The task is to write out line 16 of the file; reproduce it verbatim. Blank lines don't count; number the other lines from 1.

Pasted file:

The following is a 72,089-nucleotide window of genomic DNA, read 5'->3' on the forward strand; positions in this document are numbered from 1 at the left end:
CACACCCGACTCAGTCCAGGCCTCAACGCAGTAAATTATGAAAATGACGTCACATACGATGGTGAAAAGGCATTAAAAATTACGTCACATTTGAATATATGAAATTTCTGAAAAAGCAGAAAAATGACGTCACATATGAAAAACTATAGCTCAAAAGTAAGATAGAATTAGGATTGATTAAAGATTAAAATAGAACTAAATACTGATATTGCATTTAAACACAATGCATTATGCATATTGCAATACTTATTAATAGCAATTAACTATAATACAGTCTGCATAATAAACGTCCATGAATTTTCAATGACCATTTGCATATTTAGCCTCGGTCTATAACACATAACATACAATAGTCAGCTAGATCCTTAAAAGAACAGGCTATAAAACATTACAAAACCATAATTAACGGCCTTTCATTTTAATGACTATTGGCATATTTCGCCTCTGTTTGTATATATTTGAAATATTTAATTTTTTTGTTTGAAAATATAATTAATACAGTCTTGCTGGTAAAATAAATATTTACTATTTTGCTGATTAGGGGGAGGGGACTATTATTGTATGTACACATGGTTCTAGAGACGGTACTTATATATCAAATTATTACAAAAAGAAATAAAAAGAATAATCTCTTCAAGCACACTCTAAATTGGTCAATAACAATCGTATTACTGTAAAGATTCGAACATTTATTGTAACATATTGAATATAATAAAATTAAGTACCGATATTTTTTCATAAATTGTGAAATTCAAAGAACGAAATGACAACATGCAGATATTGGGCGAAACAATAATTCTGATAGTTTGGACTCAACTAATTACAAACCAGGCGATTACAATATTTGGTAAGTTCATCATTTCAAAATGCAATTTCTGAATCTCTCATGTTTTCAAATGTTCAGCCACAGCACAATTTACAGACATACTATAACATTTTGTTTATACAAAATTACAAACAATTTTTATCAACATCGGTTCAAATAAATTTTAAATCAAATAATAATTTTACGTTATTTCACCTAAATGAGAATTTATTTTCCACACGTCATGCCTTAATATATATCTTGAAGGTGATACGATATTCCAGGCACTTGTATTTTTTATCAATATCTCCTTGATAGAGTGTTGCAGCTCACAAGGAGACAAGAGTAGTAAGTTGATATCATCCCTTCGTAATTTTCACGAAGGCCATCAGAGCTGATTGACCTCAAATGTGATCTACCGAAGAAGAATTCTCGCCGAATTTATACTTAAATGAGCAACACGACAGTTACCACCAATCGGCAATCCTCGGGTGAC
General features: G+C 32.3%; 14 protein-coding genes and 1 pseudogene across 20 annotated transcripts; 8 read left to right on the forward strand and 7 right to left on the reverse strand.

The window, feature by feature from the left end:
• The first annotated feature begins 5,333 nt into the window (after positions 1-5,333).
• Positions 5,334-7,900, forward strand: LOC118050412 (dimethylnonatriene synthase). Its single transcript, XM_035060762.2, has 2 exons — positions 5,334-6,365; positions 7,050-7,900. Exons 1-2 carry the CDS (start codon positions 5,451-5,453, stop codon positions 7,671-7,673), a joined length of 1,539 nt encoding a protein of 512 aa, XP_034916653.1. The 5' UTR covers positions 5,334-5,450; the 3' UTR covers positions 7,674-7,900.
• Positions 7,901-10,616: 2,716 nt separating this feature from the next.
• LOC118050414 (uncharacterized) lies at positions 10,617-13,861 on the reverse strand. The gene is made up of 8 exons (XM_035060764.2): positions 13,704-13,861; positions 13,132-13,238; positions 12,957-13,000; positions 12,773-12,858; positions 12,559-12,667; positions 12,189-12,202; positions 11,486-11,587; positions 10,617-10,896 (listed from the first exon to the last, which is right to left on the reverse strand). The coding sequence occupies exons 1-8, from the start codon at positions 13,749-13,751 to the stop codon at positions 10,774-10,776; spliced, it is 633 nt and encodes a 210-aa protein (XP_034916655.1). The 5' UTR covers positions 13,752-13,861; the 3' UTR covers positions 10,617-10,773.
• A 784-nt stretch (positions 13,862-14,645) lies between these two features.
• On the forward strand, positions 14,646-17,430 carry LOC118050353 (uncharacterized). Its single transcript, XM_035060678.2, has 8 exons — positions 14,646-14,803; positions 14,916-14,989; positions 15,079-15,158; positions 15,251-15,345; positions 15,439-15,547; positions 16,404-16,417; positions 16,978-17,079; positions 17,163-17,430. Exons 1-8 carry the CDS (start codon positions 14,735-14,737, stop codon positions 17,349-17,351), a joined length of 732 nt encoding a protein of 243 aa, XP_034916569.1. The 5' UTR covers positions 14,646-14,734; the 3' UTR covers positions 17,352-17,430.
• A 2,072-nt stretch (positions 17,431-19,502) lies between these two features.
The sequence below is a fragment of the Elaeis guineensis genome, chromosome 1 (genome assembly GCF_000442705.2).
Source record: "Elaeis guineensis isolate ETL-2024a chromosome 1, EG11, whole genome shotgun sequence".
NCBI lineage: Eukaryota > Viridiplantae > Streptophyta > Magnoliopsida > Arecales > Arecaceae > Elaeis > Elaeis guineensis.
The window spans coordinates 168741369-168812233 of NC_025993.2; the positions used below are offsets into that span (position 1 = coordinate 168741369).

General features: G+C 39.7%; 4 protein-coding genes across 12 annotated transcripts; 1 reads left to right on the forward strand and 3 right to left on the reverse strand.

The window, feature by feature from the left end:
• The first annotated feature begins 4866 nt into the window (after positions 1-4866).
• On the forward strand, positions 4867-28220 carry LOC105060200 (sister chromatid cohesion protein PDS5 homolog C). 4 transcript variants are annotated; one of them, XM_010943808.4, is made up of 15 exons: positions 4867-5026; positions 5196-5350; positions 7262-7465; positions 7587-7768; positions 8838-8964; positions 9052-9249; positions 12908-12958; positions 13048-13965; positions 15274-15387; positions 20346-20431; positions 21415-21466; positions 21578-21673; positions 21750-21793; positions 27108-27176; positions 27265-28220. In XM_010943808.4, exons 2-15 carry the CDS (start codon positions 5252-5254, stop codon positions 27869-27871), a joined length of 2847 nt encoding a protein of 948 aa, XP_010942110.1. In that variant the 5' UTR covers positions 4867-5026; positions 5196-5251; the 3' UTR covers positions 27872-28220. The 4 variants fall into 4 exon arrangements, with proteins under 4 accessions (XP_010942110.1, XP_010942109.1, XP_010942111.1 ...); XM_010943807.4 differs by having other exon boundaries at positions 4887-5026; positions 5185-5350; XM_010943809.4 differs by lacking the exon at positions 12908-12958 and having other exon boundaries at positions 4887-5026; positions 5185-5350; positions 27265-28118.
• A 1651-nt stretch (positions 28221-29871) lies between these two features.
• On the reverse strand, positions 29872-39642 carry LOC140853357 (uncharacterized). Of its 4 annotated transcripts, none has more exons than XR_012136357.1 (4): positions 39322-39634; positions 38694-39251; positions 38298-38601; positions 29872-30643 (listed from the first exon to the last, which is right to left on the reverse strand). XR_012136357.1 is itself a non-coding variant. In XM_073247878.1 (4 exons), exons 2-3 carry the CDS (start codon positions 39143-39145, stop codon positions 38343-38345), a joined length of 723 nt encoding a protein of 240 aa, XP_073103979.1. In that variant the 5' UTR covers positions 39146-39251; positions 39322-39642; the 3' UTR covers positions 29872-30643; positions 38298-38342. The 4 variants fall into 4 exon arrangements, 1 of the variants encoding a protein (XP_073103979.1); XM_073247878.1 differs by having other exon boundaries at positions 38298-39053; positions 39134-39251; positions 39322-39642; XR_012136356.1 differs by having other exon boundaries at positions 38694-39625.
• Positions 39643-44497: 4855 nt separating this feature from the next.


General features: G+C 39.7%; 4 protein-coding genes across 12 annotated transcripts; 1 reads left to right on the forward strand and 3 right to left on the reverse strand.